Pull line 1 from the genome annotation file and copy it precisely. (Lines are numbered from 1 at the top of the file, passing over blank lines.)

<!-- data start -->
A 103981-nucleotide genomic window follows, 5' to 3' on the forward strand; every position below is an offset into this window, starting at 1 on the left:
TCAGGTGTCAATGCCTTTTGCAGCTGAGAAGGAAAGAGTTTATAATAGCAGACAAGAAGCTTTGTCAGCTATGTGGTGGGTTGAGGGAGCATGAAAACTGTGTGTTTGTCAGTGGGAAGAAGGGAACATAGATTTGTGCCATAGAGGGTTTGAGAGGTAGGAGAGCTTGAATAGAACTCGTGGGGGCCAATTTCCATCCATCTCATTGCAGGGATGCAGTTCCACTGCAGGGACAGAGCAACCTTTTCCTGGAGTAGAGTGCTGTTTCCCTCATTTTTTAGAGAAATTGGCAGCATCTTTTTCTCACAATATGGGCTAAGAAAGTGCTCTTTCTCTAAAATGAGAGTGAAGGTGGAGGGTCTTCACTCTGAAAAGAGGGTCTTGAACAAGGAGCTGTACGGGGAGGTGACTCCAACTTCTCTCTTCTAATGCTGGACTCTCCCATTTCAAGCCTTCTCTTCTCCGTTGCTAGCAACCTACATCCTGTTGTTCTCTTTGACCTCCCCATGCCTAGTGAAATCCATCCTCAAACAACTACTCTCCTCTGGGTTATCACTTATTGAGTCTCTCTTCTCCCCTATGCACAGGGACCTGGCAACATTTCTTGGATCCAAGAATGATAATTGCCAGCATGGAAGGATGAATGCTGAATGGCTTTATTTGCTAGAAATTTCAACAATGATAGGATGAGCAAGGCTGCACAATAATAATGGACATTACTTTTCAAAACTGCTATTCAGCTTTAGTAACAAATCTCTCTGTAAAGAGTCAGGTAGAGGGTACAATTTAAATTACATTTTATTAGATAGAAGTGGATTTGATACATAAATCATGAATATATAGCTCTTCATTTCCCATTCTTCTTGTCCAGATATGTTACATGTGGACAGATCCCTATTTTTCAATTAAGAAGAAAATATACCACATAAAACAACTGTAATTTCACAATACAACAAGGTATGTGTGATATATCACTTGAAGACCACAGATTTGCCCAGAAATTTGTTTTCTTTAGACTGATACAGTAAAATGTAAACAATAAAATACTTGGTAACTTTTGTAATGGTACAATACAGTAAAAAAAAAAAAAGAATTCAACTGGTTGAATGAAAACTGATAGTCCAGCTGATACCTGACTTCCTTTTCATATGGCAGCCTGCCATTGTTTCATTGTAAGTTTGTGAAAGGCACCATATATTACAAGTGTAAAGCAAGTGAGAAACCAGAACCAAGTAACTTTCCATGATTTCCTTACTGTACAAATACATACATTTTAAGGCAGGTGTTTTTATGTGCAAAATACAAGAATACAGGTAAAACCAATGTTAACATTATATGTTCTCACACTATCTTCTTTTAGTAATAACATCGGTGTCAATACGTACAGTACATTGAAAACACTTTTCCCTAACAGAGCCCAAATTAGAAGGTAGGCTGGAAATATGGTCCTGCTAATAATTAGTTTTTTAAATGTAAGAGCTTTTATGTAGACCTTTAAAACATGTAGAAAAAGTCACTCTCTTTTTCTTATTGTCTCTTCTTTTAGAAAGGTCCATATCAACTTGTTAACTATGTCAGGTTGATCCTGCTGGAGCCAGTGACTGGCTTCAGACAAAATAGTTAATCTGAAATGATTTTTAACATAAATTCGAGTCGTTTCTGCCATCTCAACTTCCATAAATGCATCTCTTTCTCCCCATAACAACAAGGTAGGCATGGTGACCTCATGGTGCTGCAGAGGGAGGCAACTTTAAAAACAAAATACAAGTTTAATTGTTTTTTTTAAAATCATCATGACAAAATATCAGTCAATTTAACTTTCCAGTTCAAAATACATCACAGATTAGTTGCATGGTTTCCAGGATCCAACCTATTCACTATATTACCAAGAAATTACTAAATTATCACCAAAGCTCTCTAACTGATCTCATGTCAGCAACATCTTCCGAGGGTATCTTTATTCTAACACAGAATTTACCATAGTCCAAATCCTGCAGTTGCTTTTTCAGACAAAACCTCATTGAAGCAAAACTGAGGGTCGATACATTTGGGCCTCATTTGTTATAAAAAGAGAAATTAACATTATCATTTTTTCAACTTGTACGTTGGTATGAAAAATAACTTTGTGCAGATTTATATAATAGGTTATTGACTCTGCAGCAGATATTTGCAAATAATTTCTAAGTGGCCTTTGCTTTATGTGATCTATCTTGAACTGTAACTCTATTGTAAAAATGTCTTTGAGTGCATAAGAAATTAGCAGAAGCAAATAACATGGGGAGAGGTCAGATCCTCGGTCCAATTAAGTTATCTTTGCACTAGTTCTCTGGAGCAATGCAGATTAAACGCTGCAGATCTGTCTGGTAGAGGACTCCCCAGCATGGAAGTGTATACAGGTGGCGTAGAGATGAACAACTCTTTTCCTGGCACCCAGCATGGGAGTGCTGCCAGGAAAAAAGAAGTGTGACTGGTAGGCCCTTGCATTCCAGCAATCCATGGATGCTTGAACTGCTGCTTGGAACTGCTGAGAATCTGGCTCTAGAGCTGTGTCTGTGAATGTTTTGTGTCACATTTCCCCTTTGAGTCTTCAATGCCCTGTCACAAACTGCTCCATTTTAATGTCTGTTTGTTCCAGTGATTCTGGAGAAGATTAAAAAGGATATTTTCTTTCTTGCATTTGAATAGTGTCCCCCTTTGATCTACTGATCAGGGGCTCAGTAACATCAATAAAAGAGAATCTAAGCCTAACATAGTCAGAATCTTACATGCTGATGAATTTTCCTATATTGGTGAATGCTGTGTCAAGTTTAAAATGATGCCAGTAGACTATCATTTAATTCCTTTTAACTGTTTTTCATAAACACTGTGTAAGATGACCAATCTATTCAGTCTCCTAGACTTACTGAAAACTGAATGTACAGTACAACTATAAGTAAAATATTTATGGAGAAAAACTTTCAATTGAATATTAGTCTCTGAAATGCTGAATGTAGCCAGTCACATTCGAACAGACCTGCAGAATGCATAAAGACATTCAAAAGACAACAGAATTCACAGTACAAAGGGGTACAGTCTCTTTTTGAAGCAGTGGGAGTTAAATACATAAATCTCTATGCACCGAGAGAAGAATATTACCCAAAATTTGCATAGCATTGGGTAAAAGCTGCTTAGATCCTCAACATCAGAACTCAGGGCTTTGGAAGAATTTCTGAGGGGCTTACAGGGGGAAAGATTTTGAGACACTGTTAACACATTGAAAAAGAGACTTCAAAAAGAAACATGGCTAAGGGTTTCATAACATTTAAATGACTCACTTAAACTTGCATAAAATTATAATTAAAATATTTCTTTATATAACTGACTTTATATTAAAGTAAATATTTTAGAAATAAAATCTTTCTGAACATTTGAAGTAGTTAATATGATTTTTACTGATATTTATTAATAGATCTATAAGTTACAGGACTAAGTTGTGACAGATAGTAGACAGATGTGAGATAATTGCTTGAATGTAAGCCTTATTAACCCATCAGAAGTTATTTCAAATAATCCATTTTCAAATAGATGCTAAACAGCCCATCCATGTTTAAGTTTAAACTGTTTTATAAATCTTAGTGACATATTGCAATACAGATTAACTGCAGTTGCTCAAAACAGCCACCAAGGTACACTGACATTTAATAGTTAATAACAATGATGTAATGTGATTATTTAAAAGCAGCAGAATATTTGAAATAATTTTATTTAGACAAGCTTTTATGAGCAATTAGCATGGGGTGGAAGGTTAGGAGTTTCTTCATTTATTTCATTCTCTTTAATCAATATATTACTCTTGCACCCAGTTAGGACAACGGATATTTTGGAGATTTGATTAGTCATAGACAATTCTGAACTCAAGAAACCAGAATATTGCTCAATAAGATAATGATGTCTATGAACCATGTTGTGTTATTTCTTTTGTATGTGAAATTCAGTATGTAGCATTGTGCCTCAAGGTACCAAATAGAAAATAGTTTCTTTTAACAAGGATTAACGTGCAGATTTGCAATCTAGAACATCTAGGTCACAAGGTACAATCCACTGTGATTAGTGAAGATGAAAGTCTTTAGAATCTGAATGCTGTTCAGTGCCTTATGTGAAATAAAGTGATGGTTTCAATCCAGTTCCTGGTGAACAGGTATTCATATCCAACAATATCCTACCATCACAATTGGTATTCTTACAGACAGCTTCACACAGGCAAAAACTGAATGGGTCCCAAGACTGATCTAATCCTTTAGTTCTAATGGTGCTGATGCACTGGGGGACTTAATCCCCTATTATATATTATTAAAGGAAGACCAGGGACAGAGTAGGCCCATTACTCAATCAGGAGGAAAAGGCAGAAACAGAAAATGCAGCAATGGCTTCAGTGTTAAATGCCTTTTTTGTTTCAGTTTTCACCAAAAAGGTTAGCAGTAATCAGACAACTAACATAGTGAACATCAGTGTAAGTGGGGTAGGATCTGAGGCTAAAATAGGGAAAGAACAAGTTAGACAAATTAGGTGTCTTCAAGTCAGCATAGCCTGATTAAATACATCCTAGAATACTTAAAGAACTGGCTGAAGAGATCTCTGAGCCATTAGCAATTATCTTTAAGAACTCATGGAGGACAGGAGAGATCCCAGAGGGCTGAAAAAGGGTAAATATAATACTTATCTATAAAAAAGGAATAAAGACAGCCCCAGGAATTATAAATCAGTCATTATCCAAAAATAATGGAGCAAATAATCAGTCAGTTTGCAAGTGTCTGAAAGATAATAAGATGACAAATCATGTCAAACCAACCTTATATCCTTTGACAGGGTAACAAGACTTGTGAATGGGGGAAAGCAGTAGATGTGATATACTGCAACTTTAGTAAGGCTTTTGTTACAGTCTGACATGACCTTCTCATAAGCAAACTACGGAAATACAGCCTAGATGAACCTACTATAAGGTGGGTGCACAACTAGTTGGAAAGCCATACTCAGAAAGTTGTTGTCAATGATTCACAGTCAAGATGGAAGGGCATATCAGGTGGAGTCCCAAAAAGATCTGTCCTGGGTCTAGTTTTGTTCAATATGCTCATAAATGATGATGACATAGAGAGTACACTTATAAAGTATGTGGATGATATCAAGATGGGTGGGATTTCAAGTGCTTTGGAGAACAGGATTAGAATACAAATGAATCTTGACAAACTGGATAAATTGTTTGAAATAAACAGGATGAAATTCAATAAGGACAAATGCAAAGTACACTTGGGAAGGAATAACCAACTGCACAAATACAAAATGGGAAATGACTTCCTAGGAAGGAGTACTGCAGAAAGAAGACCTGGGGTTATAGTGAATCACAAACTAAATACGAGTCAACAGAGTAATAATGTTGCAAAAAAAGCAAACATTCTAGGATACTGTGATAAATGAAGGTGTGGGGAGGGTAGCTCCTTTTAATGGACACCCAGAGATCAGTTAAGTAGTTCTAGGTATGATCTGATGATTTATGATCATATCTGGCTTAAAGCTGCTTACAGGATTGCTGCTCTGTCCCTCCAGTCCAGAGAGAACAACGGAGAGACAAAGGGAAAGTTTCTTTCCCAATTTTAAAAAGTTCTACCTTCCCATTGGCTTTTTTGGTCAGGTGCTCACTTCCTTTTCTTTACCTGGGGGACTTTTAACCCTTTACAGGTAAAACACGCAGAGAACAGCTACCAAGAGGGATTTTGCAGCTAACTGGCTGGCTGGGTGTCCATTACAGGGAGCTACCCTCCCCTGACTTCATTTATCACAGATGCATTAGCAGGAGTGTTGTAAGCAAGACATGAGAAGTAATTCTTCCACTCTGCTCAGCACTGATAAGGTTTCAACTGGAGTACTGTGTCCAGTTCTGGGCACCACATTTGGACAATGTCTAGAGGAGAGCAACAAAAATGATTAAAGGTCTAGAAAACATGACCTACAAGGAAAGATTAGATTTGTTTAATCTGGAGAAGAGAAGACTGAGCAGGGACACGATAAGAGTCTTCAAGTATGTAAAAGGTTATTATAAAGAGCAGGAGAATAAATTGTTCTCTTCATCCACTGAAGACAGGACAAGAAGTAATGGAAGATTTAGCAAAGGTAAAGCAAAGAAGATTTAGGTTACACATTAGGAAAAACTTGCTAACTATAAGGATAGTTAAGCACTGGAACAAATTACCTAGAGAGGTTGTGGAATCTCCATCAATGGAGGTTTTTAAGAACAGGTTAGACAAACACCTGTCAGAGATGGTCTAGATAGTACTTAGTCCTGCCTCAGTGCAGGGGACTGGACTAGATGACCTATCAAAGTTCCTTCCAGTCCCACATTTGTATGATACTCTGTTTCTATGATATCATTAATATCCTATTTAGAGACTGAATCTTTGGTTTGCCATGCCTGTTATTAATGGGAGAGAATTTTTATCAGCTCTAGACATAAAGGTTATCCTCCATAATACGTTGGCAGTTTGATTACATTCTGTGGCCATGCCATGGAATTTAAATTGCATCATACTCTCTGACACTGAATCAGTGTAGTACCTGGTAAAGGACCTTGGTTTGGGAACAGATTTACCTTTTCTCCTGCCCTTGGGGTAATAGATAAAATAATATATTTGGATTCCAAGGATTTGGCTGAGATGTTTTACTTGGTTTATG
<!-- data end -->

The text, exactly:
A 103981-nucleotide genomic window follows, 5' to 3' on the forward strand; every position below is an offset into this window, starting at 1 on the left: